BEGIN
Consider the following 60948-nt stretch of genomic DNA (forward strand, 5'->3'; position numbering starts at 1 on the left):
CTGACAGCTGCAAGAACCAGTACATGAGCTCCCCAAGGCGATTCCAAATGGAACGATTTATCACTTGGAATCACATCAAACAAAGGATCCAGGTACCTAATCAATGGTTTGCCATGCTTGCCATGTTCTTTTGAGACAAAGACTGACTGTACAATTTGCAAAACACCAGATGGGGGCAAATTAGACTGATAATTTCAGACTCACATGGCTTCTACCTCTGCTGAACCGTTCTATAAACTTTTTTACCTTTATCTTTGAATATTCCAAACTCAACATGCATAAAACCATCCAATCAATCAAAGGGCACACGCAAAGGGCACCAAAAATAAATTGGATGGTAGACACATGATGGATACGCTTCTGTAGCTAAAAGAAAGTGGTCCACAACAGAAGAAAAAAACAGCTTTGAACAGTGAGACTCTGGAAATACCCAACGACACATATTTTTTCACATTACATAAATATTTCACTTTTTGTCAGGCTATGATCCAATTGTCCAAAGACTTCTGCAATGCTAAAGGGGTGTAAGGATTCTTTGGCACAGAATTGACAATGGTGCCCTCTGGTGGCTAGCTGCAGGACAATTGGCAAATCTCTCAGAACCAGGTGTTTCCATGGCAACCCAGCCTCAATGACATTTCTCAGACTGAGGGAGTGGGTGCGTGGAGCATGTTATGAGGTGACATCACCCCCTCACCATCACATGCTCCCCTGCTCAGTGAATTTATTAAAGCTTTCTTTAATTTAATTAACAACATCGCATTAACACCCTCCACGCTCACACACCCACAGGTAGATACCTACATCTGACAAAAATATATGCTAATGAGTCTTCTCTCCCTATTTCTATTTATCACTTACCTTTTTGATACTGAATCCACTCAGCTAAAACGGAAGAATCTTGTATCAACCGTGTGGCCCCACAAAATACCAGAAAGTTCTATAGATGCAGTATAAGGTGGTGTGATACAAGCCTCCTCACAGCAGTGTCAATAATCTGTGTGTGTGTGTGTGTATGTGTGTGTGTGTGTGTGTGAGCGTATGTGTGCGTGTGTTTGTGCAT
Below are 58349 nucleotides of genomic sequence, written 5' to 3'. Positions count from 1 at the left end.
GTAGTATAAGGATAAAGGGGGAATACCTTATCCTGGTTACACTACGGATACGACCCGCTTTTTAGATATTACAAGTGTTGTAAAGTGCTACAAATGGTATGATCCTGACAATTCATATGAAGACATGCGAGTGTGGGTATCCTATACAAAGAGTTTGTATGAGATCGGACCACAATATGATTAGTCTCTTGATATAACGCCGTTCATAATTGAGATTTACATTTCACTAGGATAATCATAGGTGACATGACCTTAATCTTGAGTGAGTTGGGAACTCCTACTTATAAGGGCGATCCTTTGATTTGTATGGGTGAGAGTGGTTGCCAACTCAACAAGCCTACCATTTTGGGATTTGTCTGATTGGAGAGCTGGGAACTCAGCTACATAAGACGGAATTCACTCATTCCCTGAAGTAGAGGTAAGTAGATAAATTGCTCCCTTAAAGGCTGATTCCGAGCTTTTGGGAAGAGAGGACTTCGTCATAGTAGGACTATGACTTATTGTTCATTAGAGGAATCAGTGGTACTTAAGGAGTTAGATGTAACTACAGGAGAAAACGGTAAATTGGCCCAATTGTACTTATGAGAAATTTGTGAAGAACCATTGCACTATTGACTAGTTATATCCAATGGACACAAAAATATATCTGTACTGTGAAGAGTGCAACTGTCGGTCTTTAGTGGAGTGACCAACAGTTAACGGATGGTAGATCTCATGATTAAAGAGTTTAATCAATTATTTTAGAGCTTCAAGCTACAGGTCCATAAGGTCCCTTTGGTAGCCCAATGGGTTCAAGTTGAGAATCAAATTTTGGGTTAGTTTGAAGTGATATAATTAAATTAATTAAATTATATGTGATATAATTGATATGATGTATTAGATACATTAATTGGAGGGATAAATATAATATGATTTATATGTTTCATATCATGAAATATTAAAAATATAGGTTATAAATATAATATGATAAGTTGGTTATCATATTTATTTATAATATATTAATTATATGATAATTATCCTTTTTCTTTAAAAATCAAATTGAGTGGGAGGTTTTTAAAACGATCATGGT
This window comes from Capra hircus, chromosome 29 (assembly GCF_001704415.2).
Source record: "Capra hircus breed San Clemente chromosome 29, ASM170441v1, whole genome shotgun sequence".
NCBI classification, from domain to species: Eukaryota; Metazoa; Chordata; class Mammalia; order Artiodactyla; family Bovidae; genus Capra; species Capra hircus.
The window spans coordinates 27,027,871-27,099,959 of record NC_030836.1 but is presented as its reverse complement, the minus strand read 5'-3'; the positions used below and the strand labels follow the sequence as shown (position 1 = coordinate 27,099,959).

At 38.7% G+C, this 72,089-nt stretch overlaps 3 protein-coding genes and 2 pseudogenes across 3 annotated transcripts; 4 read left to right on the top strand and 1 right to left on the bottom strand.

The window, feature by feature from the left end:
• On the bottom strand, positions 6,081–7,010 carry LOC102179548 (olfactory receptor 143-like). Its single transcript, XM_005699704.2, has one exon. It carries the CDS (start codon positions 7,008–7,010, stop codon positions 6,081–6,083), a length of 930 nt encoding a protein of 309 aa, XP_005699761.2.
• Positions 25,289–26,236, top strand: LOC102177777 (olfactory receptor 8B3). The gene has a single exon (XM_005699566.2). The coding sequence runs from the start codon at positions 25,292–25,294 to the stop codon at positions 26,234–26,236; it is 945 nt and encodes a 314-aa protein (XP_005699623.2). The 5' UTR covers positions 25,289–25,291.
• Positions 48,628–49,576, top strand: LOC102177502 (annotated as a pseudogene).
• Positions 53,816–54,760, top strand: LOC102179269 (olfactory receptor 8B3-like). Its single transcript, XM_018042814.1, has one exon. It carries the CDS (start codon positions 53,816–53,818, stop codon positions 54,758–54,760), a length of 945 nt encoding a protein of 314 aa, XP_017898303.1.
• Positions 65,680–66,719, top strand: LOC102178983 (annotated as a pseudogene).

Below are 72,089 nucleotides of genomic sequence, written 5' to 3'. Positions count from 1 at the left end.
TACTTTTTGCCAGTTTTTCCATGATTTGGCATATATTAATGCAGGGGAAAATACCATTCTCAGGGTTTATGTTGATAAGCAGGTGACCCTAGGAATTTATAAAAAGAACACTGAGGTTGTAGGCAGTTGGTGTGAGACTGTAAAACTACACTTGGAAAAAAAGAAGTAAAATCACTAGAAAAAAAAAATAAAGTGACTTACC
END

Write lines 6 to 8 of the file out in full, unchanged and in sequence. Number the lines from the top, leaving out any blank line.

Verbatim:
Source record: "Capra hircus breed San Clemente chromosome 29, ASM170441v1, whole genome shotgun sequence".
NCBI classification, from domain to species: Eukaryota; Metazoa; Chordata; class Mammalia; order Artiodactyla; family Bovidae; genus Capra; species Capra hircus.
The window spans coordinates 27,027,871-27,099,959 of record NC_030836.1 but is presented as its reverse complement, the minus strand read 5'-3'; the positions used below and the strand labels follow the sequence as shown (position 1 = coordinate 27,099,959).